What Are the Benefits of Pareto Analysis?

by Dora Diamond; Updated September 26, 2017
A Pareto analysis uses a histogram to exhibit a ranking system for the resolution of problems.

A Pareto analysis is an observation of causes of problems that occur in either an organization or daily life, which is then displayed in a histogram. A histogram is a chart that prioritizes the causes of problems from the greatest to the least severe. The Pareto analysis is based on the Pareto Principle, also known as the 80/20 rule, which states that 20 percent of effort yields 80 percent of results. For example, if an individual sells items on eBay, he should focus on 20 percent of the items that yield 80 percent of sales. According to Mindtools.com, a Pareto analysis enables individuals to make effective changes.

Organizational Efficiency

A Pareto analysis requires that individuals list changes that are needed or organizational problems. Once the changes or problems are listed, they are ranked in order from the biggest to the least severe. The problems ranked highest in severity should become the main focus for problem resolution or improvement. Focusing on problems, causes and problem resolution contributes to organizational efficiency. Companies operate efficiently when employees identify the root causes of problems and spend time resolving the biggest problems to yield the greatest organizational benefit.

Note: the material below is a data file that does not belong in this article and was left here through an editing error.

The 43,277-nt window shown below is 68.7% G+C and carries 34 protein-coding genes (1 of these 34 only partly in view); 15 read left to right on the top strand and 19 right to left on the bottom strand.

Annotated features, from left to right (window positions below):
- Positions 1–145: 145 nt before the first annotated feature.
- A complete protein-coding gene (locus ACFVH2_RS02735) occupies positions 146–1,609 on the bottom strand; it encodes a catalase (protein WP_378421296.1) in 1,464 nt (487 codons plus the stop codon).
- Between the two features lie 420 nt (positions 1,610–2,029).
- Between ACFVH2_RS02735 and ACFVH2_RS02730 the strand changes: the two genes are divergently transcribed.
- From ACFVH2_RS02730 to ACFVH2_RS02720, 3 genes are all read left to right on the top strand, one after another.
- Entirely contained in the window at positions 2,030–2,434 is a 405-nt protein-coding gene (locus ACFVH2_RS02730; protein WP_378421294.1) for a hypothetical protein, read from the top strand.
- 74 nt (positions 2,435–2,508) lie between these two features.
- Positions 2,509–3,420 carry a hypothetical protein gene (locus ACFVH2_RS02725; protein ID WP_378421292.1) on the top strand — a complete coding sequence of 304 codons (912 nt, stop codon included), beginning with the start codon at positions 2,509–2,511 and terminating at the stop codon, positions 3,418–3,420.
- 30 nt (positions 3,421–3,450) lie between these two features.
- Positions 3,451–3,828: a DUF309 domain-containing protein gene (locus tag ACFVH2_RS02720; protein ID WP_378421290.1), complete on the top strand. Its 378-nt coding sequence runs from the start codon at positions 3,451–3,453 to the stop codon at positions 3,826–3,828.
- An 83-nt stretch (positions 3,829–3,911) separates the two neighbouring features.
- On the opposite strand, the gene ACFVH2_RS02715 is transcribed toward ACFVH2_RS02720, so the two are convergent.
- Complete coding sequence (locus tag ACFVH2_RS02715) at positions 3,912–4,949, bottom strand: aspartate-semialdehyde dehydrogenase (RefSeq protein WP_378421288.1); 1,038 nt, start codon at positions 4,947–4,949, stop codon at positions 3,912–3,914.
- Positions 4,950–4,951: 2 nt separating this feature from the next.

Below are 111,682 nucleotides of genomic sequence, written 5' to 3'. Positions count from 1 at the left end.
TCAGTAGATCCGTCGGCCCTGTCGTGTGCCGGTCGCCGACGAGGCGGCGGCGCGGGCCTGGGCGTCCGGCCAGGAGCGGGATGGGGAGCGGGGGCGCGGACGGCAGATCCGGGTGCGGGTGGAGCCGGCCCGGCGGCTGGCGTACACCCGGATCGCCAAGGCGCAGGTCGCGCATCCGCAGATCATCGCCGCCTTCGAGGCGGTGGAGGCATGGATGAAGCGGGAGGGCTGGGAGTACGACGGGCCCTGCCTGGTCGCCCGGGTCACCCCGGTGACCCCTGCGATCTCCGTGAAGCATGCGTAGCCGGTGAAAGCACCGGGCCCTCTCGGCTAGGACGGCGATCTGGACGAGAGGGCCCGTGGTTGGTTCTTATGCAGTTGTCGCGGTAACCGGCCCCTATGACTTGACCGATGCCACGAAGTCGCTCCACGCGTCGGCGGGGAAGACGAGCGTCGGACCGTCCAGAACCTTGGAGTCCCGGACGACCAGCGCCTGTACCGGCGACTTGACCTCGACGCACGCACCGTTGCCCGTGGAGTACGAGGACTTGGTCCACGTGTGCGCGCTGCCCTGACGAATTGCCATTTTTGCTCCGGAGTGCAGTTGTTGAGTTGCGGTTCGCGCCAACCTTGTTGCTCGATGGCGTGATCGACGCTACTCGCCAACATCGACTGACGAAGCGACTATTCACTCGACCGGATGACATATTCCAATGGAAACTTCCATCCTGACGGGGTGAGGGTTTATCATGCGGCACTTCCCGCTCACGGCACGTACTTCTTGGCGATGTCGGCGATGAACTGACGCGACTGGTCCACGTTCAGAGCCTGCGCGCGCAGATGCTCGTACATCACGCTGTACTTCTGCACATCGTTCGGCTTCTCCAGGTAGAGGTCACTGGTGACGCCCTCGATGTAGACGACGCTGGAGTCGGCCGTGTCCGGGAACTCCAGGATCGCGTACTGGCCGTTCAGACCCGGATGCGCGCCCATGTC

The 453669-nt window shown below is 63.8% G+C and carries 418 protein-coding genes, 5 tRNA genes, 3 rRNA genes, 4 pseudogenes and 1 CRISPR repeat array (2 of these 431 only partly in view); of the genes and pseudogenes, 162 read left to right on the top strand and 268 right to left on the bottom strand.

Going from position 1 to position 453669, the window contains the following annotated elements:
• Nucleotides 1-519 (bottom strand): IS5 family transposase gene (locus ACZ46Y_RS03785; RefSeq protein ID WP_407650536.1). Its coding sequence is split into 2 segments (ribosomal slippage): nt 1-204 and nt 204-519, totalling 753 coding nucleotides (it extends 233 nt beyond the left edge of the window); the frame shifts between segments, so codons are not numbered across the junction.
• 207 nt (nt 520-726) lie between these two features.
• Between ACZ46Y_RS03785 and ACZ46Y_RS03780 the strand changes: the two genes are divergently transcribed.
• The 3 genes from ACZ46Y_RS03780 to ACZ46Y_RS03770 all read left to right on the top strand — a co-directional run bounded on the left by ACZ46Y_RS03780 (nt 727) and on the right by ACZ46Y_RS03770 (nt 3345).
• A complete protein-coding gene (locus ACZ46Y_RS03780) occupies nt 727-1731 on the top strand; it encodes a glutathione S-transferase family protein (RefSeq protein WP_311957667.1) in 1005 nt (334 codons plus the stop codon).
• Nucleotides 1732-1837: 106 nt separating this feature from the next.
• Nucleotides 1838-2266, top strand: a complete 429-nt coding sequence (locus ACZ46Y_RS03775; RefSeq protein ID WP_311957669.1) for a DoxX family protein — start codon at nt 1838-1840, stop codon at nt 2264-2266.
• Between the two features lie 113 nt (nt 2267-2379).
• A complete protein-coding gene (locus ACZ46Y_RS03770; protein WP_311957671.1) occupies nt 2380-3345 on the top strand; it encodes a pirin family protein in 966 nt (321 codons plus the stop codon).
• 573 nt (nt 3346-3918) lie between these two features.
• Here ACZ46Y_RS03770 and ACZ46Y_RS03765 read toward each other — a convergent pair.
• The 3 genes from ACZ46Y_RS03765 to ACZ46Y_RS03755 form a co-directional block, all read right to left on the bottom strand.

Enhanced Problem-Solving Skills

You can improve your problem-solving skills when you conduct a Pareto analysis, because it enables you to organize work-related problems into cohesive facts. Once you've clearly outlined these facts, you can begin the planning necessary to solve the problems. Members of a group can conduct a Pareto analysis together. Arriving at a group consensus about the issues that require change fosters organizational learning and increases group cohesiveness.

Improved Decision Making

Individuals who conduct a Pareto analysis can measure and compare the impact of changes that take place in an organization. With a focus on resolving problems, the procedures and processes required to make the changes should be documented during a Pareto analysis. This documentation will enable better preparation and improvements in decision making for future changes.

Resources

  • The 80/20 Principle: The Secret of Achieving More With Less "; Richard Koch; 2000

About the Author

Based in Loganville, Ga., Dora Diamond has been writing articles since 1998. They have appeared in "The Gwinnett Post," "The Loganville Post," and "TAS Journal." Diamond holds a Bachelor of Arts in English and a Master of Arts in instructional design and performance improvement.

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